CME: More Aggressive Bids for Hogs, Lower Margins05 October 2012
US - Our mentions of Statistics Canada’s elimination of its October and April Hog Statistics report prompted a number of email concerning the status of U.S. agricultural statistics reports, write Steve Meyer and Len Steiner.
There is well-founded concern that budget pressures will eventually
impact the amount of information provided by federal agencies, especially in light of cuts made last year. Joe Prusacki, the Director of the
Statistics Division at the National Agricultural Statistics Service
(NASS) said “NASS has attempted to spare the major (Principal Economic Indicator) reports. There may come a time when we will
be forced to look at products such as hogs and pigs, grain stocks,
cattle-on-feed, crop production, etc. I hope not.”
We hope not, too. While far more concentrated than in the
past, agricultural production enterprises are still generally much smaller than are the buyers of their products. Most would have far less
information available to them than would their counter-parties if it were
not for USDA data.
On this topic — USDA will hold a Data Users’ Meeting on October 22 at the Crowne Plaza Hotel Chicago Metro. This meeting is held annually “To update data users on recent and pending changes in the various statistical and information programs important to agriculture, and to seek comments and input on these programs.” For full information and to register for the meeting, go to www.nass.usda.gov/ Education_and_Outreach/Meeting/index.asp.
Margins for pork and beef packers have taken very divergent paths in recent weeks. That should be no real surprise since the seasonal patterns for margins in the two sectors are quite different and the market supply situation since early August could hardly be more different. Gross margins (the value of carcass (ie. cutout) sales plus by-products less the cost of the animals only) are represented by the charts at right. Note that the last observation in the beef margin chart is for the week of September 14 since we have no grading percentage data for the past two weeks yet. Carcass revenue for beef is computed as an average of the Choice and Select cutout values weighted by their respective grading percentages.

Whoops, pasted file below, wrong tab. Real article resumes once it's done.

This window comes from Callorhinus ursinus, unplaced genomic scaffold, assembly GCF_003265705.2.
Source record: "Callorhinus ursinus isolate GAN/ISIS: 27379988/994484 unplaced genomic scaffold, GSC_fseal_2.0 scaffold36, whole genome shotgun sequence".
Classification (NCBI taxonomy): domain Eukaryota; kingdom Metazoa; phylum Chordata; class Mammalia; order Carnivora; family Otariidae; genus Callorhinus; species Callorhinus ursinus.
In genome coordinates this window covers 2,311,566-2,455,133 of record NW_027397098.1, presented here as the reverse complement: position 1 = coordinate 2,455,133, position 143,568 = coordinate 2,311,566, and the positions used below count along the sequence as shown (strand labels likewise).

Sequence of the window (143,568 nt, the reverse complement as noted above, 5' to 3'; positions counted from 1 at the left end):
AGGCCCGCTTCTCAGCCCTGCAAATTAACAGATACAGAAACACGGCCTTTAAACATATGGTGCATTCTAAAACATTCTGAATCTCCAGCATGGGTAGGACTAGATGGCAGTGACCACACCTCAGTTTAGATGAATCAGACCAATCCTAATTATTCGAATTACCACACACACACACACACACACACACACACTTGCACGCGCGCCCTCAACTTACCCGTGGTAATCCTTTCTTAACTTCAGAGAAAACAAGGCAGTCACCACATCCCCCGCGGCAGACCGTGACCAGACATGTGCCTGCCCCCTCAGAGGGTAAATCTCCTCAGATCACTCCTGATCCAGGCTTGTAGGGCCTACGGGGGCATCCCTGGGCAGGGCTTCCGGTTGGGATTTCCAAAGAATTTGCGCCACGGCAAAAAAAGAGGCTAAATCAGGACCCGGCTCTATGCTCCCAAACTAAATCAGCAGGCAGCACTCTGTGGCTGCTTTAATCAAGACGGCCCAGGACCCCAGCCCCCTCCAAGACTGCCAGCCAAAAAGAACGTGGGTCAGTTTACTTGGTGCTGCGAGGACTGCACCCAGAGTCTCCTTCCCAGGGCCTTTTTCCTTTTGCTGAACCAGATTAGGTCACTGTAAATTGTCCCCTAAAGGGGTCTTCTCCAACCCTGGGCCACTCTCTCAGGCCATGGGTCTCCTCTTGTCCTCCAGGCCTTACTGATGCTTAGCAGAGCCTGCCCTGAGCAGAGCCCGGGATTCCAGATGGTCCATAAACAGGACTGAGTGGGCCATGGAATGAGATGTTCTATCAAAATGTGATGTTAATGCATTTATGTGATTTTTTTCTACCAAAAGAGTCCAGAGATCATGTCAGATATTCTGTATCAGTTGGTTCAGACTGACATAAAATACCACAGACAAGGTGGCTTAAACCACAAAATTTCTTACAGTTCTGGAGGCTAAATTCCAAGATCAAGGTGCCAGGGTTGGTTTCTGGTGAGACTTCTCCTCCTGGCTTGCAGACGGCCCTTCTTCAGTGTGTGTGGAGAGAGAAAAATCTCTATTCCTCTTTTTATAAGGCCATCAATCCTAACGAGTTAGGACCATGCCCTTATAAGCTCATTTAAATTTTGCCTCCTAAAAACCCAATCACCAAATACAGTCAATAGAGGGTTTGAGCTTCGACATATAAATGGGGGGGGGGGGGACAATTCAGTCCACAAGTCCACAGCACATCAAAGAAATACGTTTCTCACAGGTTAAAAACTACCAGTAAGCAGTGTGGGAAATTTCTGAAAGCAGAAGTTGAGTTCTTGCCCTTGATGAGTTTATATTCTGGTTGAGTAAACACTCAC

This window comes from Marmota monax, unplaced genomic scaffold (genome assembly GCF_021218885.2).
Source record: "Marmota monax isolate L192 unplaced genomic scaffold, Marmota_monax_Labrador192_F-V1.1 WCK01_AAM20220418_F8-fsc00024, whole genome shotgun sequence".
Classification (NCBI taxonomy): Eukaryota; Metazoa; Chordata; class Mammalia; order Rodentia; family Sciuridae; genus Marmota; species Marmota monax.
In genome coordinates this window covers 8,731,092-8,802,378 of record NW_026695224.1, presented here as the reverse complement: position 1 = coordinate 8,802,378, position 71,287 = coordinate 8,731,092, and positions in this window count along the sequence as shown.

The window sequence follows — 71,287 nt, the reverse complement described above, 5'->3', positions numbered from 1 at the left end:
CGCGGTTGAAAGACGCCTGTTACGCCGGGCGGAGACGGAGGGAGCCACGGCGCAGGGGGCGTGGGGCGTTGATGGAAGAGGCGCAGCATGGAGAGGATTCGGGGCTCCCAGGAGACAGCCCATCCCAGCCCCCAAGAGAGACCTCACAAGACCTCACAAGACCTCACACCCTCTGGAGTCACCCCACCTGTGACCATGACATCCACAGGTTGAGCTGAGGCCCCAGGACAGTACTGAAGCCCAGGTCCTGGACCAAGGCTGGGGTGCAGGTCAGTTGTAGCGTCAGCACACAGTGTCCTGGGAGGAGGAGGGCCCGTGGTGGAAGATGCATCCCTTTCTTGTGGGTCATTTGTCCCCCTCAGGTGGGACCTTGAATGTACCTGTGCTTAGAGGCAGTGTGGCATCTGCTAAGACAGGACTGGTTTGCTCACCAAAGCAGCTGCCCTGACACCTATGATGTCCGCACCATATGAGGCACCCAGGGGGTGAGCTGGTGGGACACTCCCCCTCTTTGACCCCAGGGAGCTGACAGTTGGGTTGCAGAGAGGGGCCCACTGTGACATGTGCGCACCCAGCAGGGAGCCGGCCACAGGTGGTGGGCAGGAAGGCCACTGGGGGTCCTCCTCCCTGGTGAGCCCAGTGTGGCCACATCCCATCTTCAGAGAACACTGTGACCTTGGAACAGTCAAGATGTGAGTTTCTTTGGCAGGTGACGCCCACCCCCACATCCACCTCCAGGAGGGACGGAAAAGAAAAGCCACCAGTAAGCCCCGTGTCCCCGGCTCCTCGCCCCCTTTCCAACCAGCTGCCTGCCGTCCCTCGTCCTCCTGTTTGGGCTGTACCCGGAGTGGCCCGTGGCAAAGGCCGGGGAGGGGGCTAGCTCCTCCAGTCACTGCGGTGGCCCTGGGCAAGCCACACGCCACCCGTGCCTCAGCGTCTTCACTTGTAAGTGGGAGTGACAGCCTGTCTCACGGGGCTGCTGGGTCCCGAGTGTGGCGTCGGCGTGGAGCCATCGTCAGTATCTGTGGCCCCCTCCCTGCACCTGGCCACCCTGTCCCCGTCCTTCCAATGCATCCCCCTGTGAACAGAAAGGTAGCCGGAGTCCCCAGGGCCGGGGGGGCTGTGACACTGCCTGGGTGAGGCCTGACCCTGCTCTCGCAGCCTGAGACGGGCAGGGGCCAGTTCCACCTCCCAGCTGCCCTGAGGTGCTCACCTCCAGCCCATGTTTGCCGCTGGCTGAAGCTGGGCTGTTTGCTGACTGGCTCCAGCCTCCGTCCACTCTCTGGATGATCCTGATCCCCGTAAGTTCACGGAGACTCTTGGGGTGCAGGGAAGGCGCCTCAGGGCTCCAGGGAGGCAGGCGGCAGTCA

Beef packer margins spent that first half of the year below their historic average — and some of that time FAR below those averages. They climbed to more repectable levels in June and July before taking two plunges below their long-run average levels in late summer. There is no single driver of the most recent decline from $175/head the last week of August to just $75/head the week of September 14 but the roughly $5/cwt rally in live cattle prices was the largest contributor. And there could be more challenges to come with the lower -on-year feedlot inventories in the most recent Cattle on Feed report and prospects of even lower fed cattle numbers when the 10% reductions in placements for July and August finish their feeding period in January and February. Packers will have to work hard to push selling prices higher against likely consumer resistance, especially given the availability of relatively low-prices pork.
As is normally the case at this time of year, the story is quite different for pork packers, especially given the flood of market hogs they have seen since mid-August. Note that the last observation in the pork packer chart is for last week since we do not have to wait for grading information to make our computations. The rise in packer margins is simply a case of animals costs falling faster than did revenues as supplies grew. In addition, we bumped against the sectors production capacity the first two weeks after Labor Day. Last week’s slight but significant drop in hog numbers to 2.345 million was below our estimated 5.4 day capacity of 2.355 million and the cutout value improved for the first time since August 11. The result: More aggressive bids for hogs and lower margins.
ThePigSite News Desk